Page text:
WASHINGTON, DC - NOVEMBER 21: Head coach Bruce Boudreau of the Washington Capitals watches the game against the Phoenix Coyotes at the Verizon Center on November 21, 2011 in Washington, DC. Washington won the game 4-3. This was Boudreau's 200th career victory. (Photo by Greg Fiume/Getty Images)
Bruce Boudreau's job has seemingly been on the line over the last week, but instead of facing the music Monday, he heard the music of victory.
WASHINGTON, D.C. - When the Washington Capitals ended their eight-game losing streak last season, they provided a lasting image: players smiling after over two weeks without a victory while jokingly fist-pumping to DJ Pauly D's "Beat Dat Beat."
For the past 10 days in 2011, the Caps had been mired in a four-game losing streak. While it may not have been as long as last season's, this particular losing streak seemed much more debilitating. Being outscored 14-3 on a three-game road trip certainly didn't help matters; being down 2-0 in the second period to the Phoenix Coyotes Monday at Verizon Center made it worse. Yet, Washington battled back and ultimately snapped their skid with a 4-3 victory.
After the game, as the locker room doors opened, a familiar song blared through the speakers. "Beat Dat Beat" had made its triumphant return, and with it came the return of Washington's winning ways.
"That's exactly what I told them - it's nice to hear the music," head coach Bruce Boudreau said.
While the players were happy, yet humble in victory, Boudreau was the happiest of all. For the last week, he certainly had heard or seen fans and media pundits calling for his job. A slumping team had seemingly lost its intensity and Boudreau was to be the first casualty. But with the lights on bright and their coach's seat getting warmer, the Caps put on a spirited performance Monday. A 2-0 deficit in the second period became a 4-2 lead in the third. Washington is no stranger to comebacks like the one completed Monday, but something about this one just seemed more important.
"When it's 2-0 for them, you can go one of two ways," Brooks Laich said. "You can fold the tent and things really get sour and then there's no life in the building and everyone's looking around. Or you can push back and I think that's what our team did. Our team got mad and we pushed back."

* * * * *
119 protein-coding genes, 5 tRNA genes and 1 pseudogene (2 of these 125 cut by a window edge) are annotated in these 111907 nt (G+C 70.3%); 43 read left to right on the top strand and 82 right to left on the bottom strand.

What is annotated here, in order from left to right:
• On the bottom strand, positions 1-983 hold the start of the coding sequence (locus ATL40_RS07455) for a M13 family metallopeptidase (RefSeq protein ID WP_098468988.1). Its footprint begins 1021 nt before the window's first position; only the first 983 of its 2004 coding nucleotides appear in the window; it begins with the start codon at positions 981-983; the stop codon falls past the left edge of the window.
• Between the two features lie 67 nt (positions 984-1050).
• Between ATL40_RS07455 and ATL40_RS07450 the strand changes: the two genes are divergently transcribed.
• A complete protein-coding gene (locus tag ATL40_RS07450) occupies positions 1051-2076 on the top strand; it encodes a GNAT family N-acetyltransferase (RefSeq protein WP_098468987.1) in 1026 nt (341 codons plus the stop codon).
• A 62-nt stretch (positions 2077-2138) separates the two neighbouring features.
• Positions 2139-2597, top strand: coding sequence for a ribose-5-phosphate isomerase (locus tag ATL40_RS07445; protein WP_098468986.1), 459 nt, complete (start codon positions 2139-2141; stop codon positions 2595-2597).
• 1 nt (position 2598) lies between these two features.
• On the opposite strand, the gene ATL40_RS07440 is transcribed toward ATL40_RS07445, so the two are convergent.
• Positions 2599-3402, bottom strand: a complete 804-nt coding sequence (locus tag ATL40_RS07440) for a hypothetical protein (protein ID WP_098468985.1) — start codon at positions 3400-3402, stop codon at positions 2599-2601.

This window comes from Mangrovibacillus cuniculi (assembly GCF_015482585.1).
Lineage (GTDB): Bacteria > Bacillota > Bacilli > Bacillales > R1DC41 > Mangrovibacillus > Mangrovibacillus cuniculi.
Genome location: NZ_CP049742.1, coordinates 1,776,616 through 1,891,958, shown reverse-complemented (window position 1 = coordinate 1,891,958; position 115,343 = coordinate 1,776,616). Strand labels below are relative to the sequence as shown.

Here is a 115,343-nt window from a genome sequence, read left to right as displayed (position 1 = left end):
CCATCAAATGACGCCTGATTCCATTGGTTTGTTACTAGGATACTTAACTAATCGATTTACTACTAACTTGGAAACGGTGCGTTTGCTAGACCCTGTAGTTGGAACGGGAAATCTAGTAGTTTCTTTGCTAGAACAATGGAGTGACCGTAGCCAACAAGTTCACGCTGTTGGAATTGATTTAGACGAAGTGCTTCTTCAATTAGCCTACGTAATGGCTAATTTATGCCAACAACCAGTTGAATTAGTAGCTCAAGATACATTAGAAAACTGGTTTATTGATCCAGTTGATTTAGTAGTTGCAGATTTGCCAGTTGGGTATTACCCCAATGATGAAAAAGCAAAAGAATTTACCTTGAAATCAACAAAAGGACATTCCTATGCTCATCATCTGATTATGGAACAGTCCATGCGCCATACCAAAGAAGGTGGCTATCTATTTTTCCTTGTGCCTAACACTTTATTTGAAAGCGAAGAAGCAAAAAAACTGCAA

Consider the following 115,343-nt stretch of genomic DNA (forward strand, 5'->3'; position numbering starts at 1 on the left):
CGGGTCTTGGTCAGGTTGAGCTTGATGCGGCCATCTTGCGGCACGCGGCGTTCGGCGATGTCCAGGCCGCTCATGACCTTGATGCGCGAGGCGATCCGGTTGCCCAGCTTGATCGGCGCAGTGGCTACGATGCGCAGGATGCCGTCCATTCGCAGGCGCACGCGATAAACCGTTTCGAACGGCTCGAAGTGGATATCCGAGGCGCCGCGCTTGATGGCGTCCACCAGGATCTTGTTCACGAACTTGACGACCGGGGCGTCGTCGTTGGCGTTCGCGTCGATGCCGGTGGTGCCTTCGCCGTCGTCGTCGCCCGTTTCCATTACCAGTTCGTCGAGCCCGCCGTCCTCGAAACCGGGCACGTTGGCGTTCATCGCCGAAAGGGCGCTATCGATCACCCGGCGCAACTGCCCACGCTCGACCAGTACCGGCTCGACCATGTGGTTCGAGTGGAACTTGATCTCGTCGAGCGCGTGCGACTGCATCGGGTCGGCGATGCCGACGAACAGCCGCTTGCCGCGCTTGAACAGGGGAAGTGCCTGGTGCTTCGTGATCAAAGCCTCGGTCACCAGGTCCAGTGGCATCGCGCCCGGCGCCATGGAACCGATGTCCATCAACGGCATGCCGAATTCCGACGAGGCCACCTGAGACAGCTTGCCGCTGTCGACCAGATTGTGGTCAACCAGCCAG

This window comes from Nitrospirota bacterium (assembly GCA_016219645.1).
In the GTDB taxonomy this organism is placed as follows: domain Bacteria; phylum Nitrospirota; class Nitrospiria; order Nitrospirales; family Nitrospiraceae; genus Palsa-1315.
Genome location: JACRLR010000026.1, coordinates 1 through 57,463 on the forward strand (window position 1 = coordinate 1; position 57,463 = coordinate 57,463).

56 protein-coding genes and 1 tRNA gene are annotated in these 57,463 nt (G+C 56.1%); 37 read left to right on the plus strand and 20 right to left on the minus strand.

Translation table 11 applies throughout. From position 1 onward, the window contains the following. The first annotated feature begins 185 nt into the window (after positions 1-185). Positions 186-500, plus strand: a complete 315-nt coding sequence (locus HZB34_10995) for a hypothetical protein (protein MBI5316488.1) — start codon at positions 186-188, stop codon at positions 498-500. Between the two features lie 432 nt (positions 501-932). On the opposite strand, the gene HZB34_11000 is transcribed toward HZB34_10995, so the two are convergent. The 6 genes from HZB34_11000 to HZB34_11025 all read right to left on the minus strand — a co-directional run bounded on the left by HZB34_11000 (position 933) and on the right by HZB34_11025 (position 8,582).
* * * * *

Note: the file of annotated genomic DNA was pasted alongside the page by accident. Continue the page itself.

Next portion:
The Caps did indeed push back, scoring twice within a three-minute span to tie the game midway through the second period. A antsy Verizon Center crowd that was sitting on its hands stood up and cheered (and a balloon ominously fell from the rafters) and for the first time in over a week, things seemed right with the Caps' world.
"We always thought today when they scored the second goal on the penalty shot, we said, 'Stay the course' and 'Guys, keep the game plan going. We're playing good,'" Boudreau said. "We thought we were doing all the right things and if we kept going that eventually something would break. Congratulations to the guys for pushing through."
"It was quiet," Boudreau continued in regards to the crowd. "They were probably sitting on their hands going, 'Oh, what's going to happen next?'"
What happened next was the Caps' fourth win this month and the relief of pressure from Boudreau's shoulders for the time being. Washington is too talented of a hockey team to lose in spectacular fashion for an elongated period of time. What seemed like yet another disappointing defeat turned into a character-building victory, which will go a long way towards the Caps' inevitable success.
"We've got a lot of leaders in this room, a lot of guys say the right things," said Matt Hendricks, whose first period fight turned momentum in the Caps' favor. "It's a matter of getting everyone on the right page and doing the right things. You can talk about things as much as you want, but until we go out and execute, we're not going to get the results."
Lost in the excitement was Boudreau's personal accomplishment. Monday's win was the 200th of his career, a mark he reached in only 326 games, making it the fastest in NHL history. For an embattled coach facing harsh criticism, however, any win would have sufficed.
"I would have traded 199 of them for that one today," he said. "When you don't win for any length of time it gets tougher, so it came at a good time."
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